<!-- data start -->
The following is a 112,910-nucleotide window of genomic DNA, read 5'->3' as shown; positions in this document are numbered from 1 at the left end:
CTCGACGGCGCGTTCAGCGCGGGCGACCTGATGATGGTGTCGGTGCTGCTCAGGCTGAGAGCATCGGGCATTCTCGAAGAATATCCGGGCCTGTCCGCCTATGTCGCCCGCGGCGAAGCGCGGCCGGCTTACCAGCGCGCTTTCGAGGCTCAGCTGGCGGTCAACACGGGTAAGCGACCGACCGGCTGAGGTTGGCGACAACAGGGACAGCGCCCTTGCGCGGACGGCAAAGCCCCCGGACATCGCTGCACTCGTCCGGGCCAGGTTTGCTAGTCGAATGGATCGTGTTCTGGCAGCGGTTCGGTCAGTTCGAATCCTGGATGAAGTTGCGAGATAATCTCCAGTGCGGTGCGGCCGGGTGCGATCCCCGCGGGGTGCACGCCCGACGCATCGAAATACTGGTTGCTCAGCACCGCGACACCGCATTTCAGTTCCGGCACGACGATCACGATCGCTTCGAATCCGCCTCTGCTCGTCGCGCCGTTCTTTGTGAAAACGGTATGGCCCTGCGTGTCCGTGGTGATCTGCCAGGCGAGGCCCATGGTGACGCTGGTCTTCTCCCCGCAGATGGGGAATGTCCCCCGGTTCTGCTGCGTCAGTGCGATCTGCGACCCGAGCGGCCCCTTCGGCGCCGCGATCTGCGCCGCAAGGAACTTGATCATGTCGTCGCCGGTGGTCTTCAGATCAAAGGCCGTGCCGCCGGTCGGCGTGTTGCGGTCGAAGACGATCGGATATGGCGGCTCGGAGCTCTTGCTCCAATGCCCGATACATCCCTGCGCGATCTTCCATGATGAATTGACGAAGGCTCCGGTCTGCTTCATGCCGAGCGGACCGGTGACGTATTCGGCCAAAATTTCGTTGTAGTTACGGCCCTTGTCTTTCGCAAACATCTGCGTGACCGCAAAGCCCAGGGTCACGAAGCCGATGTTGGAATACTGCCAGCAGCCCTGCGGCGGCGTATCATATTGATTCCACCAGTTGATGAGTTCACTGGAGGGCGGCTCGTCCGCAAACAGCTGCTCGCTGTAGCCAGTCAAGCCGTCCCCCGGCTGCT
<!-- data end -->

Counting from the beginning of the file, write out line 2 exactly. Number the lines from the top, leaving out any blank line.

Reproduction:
CTCGACGGCGCGTTCAGCGCGGGCGACCTGATGATGGTGTCGGTGCTGCTCAGGCTGAGAGCATCGGGCATTCTCGAAGAATATCCGGGCCTGTCCGCCTATGTCGCCCGCGGCGAAGCGCGGCCGGCTTACCAGCGCGCTTTCGAGGCTCAGCTGGCGGTCAACACGGGTAAGCGACCGACCGGCTGAGGTTGGCGACAACAGGGACAGCGCCCTTGCGCGGACGGCAAAGCCCCCGGACATCGCTGCACTCGTCCGGGCCAGGTTTGCTAGTCGAATGGATCGTGTTCTGGCAGCGGTTCGGTCAGTTCGAATCCTGGATGAAGTTGCGAGATAATCTCCAGTGCGGTGCGGCCGGGTGCGATCCCCGCGGGGTGCACGCCCGACGCATCGAAATACTGGTTGCTCAGCACCGCGACACCGCATTTCAGTTCCGGCACGACGATCACGATCGCTTCGAATCCGCCTCTGCTCGTCGCGCCGTTCTTTGTGAAAACGGTATGGCCCTGCGTGTCCGTGGTGATCTGCCAGGCGAGGCCCATGGTGACGCTGGTCTTCTCCCCGCAGATGGGGAATGTCCCCCGGTTCTGCTGCGTCAGTGCGATCTGCGACCCGAGCGGCCCCTTCGGCGCCGCGATCTGCGCCGCAAGGAACTTGATCATGTCGTCGCCGGTGGTCTTCAGATCAAAGGCCGTGCCGCCGGTCGGCGTGTTGCGGTCGAAGACGATCGGATATGGCGGCTCGGAGCTCTTGCTCCAATGCCCGATACATCCCTGCGCGATCTTCCATGATGAATTGACGAAGGCTCCGGTCTGCTTCATGCCGAGCGGACCGGTGACGTATTCGGCCAAAATTTCGTTGTAGTTACGGCCCTTGTCTTTCGCAAACATCTGCGTGACCGCAAAGCCCAGGGTCACGAAGCCGATGTTGGAATACTGCCAGCAGCCCTGCGGCGGCGTATCATATTGATTCCACCAGTTGATGAGTTCACTGGAGGGCGGCTCGTCCGCAAACAGCTGCTCGCTGTAGCCAGTCAAGCCGTCCCCCGGCTGCT